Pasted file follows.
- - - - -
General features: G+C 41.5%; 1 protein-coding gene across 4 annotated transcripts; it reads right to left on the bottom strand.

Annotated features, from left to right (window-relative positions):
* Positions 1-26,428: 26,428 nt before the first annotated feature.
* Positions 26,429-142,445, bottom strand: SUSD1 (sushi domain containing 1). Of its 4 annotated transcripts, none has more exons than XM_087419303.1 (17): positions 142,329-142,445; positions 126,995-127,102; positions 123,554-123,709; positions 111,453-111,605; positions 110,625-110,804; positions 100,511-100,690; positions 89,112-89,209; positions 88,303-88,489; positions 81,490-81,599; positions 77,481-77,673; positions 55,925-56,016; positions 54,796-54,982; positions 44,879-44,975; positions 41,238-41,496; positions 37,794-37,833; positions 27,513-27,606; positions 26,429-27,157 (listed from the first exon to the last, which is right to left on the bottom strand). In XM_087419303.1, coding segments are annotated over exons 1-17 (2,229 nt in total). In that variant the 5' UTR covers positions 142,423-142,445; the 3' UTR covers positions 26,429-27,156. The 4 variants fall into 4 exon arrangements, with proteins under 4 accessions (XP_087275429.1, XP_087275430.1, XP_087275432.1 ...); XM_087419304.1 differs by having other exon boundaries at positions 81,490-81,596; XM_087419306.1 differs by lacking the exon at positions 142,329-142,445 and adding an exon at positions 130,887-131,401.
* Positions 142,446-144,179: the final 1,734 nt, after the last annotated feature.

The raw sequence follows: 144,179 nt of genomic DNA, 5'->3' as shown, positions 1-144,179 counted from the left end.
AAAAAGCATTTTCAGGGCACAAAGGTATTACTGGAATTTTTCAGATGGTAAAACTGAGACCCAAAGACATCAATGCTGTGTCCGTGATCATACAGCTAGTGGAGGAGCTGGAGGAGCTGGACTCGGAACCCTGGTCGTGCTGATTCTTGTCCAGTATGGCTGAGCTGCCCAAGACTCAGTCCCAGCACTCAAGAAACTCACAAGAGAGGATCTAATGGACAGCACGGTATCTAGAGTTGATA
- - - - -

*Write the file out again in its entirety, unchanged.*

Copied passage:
General features: G+C 41.5%; 1 protein-coding gene across 4 annotated transcripts; it reads right to left on the bottom strand.

Annotated features, from left to right (window-relative positions):
* Positions 1-26,428: 26,428 nt before the first annotated feature.
* Positions 26,429-142,445, bottom strand: SUSD1 (sushi domain containing 1). Of its 4 annotated transcripts, none has more exons than XM_087419303.1 (17): positions 142,329-142,445; positions 126,995-127,102; positions 123,554-123,709; positions 111,453-111,605; positions 110,625-110,804; positions 100,511-100,690; positions 89,112-89,209; positions 88,303-88,489; positions 81,490-81,599; positions 77,481-77,673; positions 55,925-56,016; positions 54,796-54,982; positions 44,879-44,975; positions 41,238-41,496; positions 37,794-37,833; positions 27,513-27,606; positions 26,429-27,157 (listed from the first exon to the last, which is right to left on the bottom strand). In XM_087419303.1, coding segments are annotated over exons 1-17 (2,229 nt in total). In that variant the 5' UTR covers positions 142,423-142,445; the 3' UTR covers positions 26,429-27,156. The 4 variants fall into 4 exon arrangements, with proteins under 4 accessions (XP_087275429.1, XP_087275430.1, XP_087275432.1 ...); XM_087419304.1 differs by having other exon boundaries at positions 81,490-81,596; XM_087419306.1 differs by lacking the exon at positions 142,329-142,445 and adding an exon at positions 130,887-131,401.
* Positions 142,446-144,179: the final 1,734 nt, after the last annotated feature.

The raw sequence follows: 144,179 nt of genomic DNA, 5'->3' as shown, positions 1-144,179 counted from the left end.
AAAAAGCATTTTCAGGGCACAAAGGTATTACTGGAATTTTTCAGATGGTAAAACTGAGACCCAAAGACATCAATGCTGTGTCCGTGATCATACAGCTAGTGGAGGAGCTGGAGGAGCTGGACTCGGAACCCTGGTCGTGCTGATTCTTGTCCAGTATGGCTGAGCTGCCCAAGACTCAGTCCCAGCACTCAAGAAACTCACAAGAGAGGATCTAATGGACAGCACGGTATCTAGAGTTGATA